Working to improve mutual understanding between the Middle East and the West


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2014 Conference

6 – 7 December 2014
At SOAS (School of Oriental and African Studies) & NCH (New College for the Humanities), London, UK

The Gingko Library Conference series brings together scholars from the East and the West. The first conference, held in London on 6 – 7 December 2014, focused on the effects of the First World War on the Middle East. The attending advisors of the Gingko Library included Eugene Rogan of the University of Oxford and Leila Fawaz of Tufts University. Our guest speakers included Alaa Al Aswany multiple award-winning Egyptian writer of The Yacoubian Building and Democracy is the Answer: Egypt’s Years of Revolution.

The inaugural Gingko conference looked at the immediate aftermath of the First World War with a particular focus on how the period began a long process of reshaping the identities of the peoples of the Middle East. How has our understanding of this history changed in both Western and Middle Eastern scholarship? What is the relevance of this history to the self-understanding of the people and politics of the region? What are the implications in terms of the concept of nation state and national boundaries? How did it influence the legitimacy and governance in the region? What lessons can be drawn from this period for both West and East when looking at the challenges and opportunities in the Middle East today?

Delegates and speakers included:

Seda Altug (Bogaziçi), Najwa Al-Qattan (Loyola Marymount), Omar Ashour (Exeter), Diana Bozhilova (NCH), Tracy Chamoun (Lebanon’s Liberal Democrats Party), Peter Clark (Banipal), Jonathan Conlin (Southampton), Noga Efrati (Open University of Israel), Sevinç Elaman (Manchester), Kaveh Ehsani (DePaul University), Michael Erdman (SOAS), Mark Farha (Georgetown), Leila Fawaz (Tufts University), William Gallois (Exeter), Aimee Genell (Yale), Farangis Ghaderi (Soran University-Iraqi Kurdistan), Melanie Gibson (SOAS/NCH), Harrison Guthorn (Maryland), Hassan Hakimian (LMEI / SOAS), Dónal Hassett (European University), Robert Irwin (author of For Lust of Knowing), Lorenzo Kamel (Harvard University and Bologna University), Ahmad Karimi-Hakkak (SOAS), John McHugo (author of Syria: From the Great War to Civil War), Tarek Osman (writer and broadcaster), Lord David Owen (author of The Hidden Perspective), Jason Pack (Cambridge), Louise Pyne-Jones (Leeds), Eugene Rogan (Oxford), Bruno Ronfard (Montreal), Amany Soliman (University of Alexandria), Steven Wagner (Oxford), Max Weiss (Princeton), Brett Wilson (Macalester), Charlie Winter (Quilliam Foundation), Aaron Zelin (Washington Institute)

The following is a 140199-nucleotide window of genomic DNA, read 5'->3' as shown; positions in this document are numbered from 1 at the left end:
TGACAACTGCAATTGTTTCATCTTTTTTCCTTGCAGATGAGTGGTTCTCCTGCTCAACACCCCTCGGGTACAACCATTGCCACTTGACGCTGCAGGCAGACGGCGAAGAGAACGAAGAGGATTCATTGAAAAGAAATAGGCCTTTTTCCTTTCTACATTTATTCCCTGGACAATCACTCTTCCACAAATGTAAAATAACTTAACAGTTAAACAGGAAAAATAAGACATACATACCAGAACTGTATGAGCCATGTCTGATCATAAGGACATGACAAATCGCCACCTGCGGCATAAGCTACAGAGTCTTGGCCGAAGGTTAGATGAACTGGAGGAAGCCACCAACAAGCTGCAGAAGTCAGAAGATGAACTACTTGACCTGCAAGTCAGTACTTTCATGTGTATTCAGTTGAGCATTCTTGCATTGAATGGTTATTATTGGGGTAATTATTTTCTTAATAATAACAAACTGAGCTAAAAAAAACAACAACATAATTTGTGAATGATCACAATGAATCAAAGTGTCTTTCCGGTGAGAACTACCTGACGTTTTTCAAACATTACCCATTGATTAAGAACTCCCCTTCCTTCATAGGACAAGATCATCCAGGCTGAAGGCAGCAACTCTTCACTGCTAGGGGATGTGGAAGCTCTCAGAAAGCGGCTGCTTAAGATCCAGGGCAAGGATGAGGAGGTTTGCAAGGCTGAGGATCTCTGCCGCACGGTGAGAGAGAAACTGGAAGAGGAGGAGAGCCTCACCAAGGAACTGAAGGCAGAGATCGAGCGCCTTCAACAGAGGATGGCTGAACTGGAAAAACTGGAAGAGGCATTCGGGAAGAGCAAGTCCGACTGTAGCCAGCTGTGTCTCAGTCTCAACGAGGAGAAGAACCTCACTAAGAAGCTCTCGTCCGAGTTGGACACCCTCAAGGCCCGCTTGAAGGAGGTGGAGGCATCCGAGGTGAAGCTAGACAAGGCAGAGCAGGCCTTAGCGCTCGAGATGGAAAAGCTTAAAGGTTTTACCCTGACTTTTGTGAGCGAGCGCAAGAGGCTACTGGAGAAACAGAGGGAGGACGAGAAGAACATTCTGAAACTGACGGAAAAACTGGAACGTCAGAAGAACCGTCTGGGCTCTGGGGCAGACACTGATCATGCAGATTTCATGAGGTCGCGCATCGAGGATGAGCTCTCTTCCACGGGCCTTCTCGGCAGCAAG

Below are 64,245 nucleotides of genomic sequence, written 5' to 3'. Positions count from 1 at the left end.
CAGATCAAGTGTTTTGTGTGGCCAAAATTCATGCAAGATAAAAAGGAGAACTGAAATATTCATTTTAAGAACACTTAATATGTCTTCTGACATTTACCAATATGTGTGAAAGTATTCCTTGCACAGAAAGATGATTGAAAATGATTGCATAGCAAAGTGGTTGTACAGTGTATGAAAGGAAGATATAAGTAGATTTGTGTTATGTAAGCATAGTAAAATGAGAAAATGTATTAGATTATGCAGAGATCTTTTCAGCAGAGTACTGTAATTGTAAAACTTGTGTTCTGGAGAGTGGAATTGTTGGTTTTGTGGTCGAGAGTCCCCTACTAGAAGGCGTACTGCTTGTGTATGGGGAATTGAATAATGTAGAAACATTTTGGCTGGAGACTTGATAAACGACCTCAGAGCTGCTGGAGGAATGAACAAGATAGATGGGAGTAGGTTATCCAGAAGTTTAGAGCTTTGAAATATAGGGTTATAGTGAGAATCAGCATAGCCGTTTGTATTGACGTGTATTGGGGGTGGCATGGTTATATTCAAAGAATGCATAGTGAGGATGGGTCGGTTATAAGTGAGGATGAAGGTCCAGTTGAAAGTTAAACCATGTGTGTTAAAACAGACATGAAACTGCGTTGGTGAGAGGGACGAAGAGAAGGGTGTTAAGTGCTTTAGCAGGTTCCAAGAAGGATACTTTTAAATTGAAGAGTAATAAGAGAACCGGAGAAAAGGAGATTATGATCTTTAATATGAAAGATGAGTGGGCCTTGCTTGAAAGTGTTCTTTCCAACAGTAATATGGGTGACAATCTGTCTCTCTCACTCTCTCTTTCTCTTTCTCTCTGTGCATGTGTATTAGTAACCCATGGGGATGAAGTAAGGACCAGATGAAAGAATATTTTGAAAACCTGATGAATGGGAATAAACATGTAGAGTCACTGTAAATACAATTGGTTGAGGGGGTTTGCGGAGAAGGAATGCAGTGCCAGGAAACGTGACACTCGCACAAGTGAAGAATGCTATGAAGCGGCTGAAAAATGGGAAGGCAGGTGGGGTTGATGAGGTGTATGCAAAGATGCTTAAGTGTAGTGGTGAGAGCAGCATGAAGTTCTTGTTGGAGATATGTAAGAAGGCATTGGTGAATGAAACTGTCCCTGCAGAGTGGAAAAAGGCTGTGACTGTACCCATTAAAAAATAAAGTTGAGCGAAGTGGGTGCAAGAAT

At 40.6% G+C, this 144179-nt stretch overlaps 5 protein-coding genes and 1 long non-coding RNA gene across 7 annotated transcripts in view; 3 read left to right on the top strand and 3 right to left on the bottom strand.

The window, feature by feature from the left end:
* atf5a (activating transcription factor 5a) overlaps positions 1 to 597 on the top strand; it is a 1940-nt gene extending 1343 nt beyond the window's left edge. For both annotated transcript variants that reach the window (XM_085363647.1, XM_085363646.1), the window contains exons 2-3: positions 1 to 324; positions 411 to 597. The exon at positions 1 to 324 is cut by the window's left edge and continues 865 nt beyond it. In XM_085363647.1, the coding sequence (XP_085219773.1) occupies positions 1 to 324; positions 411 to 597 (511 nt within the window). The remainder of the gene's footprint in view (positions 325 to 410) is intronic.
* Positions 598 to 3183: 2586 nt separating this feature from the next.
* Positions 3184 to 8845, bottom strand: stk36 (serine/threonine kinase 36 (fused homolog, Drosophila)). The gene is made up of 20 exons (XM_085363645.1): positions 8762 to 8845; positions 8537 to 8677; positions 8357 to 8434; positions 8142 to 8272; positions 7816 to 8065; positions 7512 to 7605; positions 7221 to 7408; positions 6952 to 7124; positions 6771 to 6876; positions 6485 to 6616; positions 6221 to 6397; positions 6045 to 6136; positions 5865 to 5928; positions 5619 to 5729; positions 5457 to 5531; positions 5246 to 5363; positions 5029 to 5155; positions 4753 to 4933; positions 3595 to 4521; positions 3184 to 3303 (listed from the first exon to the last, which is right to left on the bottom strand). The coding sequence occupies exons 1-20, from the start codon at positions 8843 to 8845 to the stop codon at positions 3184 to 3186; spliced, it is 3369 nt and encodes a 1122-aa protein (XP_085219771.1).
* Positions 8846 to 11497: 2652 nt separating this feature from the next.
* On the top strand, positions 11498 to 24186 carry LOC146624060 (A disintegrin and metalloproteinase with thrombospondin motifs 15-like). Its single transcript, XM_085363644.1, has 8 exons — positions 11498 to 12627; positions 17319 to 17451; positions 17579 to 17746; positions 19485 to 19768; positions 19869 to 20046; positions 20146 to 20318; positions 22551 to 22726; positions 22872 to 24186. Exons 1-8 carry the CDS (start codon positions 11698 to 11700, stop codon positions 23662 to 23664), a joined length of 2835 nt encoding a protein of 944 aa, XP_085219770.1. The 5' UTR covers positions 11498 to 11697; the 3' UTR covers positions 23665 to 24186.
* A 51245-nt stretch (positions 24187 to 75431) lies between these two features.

The course of the First World War, as it played out in the Middle East and the political and cultural changes around it, shaped the modern Middle East: the British and the Russians fought the Ottomans for supremacy in the region – the latter two powers did not survive the fight. Both sides tried to use notions of Islamic unity and Pan-Arabism to their own advantage: Sultan Mehmed V called for a global Muslim jihad against the Entente Powers, while Britain stirred Pan-Arabism with little intention of honoring promises made in the process. At the end of the First World War four multi-ethnic empires lay in ruins. In the Middle East lines were drawn in the sand, dividing communities, which had lived together for centuries. The American president Wilson’s ideals were as powerful an inspiration as the Russian revolutionary leader Lenin’s communist utopia on nationalist leaders such as ‘Abd al-‘Aziz al-Tha‘alibi and Saad Zaghloul, but what constituted a nation in the Middle East and North Africa in the aftermath of the First World War? In the end, neither the Tunisian Destour nor the Egyptian Wafd party were allowed to present their case for national self-determination at the Paris Peace Conference. And the only Middle Eastern delegation to attend was the Hejaz, lead by Emir Feisal, who had been promised a united Arabia – a promise betrayed at the end of the First World War.

On Saturday evening the Gingko Conference opened to the public for what became a fascinating discussion between best-selling Egyptian author and political commentator Alaa Al Aswany and Egyptian author Tarek Osman, on the theme of ‘Renegotiating Identity in the Aftermath of the Arab Uprisings’. The debate was held on the occasion of the launch of Al Aswany’s new book Democracy is the Answer: Egypt’s Years of Revolution.